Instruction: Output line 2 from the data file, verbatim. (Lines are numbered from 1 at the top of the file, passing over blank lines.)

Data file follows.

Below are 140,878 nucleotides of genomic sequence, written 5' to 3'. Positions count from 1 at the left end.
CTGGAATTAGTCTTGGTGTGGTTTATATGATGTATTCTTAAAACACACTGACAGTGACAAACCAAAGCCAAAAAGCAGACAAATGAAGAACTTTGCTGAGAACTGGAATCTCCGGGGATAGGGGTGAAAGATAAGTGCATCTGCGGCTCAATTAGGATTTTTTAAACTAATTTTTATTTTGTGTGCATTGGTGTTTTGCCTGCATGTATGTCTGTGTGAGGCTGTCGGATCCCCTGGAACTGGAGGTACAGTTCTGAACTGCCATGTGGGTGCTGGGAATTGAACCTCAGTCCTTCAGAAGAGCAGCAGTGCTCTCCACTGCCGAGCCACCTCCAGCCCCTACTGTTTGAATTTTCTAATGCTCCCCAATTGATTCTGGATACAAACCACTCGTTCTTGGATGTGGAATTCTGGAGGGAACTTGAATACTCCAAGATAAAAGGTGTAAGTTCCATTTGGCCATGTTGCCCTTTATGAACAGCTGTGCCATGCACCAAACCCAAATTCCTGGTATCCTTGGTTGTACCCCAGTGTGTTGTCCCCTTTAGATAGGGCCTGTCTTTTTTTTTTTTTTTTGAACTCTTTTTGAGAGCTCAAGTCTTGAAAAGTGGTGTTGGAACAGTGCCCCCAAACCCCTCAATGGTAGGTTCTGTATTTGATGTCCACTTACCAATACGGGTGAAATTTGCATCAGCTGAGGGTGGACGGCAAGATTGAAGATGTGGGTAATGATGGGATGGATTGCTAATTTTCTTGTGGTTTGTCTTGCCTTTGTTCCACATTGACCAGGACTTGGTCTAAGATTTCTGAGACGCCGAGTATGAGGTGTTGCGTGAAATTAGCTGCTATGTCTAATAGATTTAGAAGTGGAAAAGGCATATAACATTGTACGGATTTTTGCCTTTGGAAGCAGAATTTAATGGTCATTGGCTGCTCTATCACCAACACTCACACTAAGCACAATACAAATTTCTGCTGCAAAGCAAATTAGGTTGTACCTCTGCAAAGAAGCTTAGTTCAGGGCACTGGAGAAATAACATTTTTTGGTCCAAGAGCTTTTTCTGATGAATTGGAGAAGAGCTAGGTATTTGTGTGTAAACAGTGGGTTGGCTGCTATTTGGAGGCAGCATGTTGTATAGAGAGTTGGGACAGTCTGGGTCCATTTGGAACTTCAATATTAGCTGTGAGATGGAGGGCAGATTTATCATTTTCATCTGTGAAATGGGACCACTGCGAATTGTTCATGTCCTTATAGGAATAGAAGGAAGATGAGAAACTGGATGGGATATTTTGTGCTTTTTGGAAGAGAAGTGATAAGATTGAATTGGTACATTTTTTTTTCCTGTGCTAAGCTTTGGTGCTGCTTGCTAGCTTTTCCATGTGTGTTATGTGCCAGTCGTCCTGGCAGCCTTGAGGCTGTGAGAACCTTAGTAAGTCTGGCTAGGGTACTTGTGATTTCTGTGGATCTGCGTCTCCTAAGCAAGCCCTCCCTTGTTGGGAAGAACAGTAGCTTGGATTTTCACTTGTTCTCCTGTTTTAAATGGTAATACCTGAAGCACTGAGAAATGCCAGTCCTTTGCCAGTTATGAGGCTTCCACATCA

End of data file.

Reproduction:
CTGGAATTAGTCTTGGTGTGGTTTATATGATGTATTCTTAAAACACACTGACAGTGACAAACCAAAGCCAAAAAGCAGACAAATGAAGAACTTTGCTGAGAACTGGAATCTCCGGGGATAGGGGTGAAAGATAAGTGCATCTGCGGCTCAATTAGGATTTTTTAAACTAATTTTTATTTTGTGTGCATTGGTGTTTTGCCTGCATGTATGTCTGTGTGAGGCTGTCGGATCCCCTGGAACTGGAGGTACAGTTCTGAACTGCCATGTGGGTGCTGGGAATTGAACCTCAGTCCTTCAGAAGAGCAGCAGTGCTCTCCACTGCCGAGCCACCTCCAGCCCCTACTGTTTGAATTTTCTAATGCTCCCCAATTGATTCTGGATACAAACCACTCGTTCTTGGATGTGGAATTCTGGAGGGAACTTGAATACTCCAAGATAAAAGGTGTAAGTTCCATTTGGCCATGTTGCCCTTTATGAACAGCTGTGCCATGCACCAAACCCAAATTCCTGGTATCCTTGGTTGTACCCCAGTGTGTTGTCCCCTTTAGATAGGGCCTGTCTTTTTTTTTTTTTTTTGAACTCTTTTTGAGAGCTCAAGTCTTGAAAAGTGGTGTTGGAACAGTGCCCCCAAACCCCTCAATGGTAGGTTCTGTATTTGATGTCCACTTACCAATACGGGTGAAATTTGCATCAGCTGAGGGTGGACGGCAAGATTGAAGATGTGGGTAATGATGGGATGGATTGCTAATTTTCTTGTGGTTTGTCTTGCCTTTGTTCCACATTGACCAGGACTTGGTCTAAGATTTCTGAGACGCCGAGTATGAGGTGTTGCGTGAAATTAGCTGCTATGTCTAATAGATTTAGAAGTGGAAAAGGCATATAACATTGTACGGATTTTTGCCTTTGGAAGCAGAATTTAATGGTCATTGGCTGCTCTATCACCAACACTCACACTAAGCACAATACAAATTTCTGCTGCAAAGCAAATTAGGTTGTACCTCTGCAAAGAAGCTTAGTTCAGGGCACTGGAGAAATAACATTTTTTGGTCCAAGAGCTTTTTCTGATGAATTGGAGAAGAGCTAGGTATTTGTGTGTAAACAGTGGGTTGGCTGCTATTTGGAGGCAGCATGTTGTATAGAGAGTTGGGACAGTCTGGGTCCATTTGGAACTTCAATATTAGCTGTGAGATGGAGGGCAGATTTATCATTTTCATCTGTGAAATGGGACCACTGCGAATTGTTCATGTCCTTATAGGAATAGAAGGAAGATGAGAAACTGGATGGGATATTTTGTGCTTTTTGGAAGAGAAGTGATAAGATTGAATTGGTACATTTTTTTTTCCTGTGCTAAGCTTTGGTGCTGCTTGCTAGCTTTTCCATGTGTGTTATGTGCCAGTCGTCCTGGCAGCCTTGAGGCTGTGAGAACCTTAGTAAGTCTGGCTAGGGTACTTGTGATTTCTGTGGATCTGCGTCTCCTAAGCAAGCCCTCCCTTGTTGGGAAGAACAGTAGCTTGGATTTTCACTTGTTCTCCTGTTTTAAATGGTAATACCTGAAGCACTGAGAAATGCCAGTCCTTTGCCAGTTATGAGGCTTCCACATCA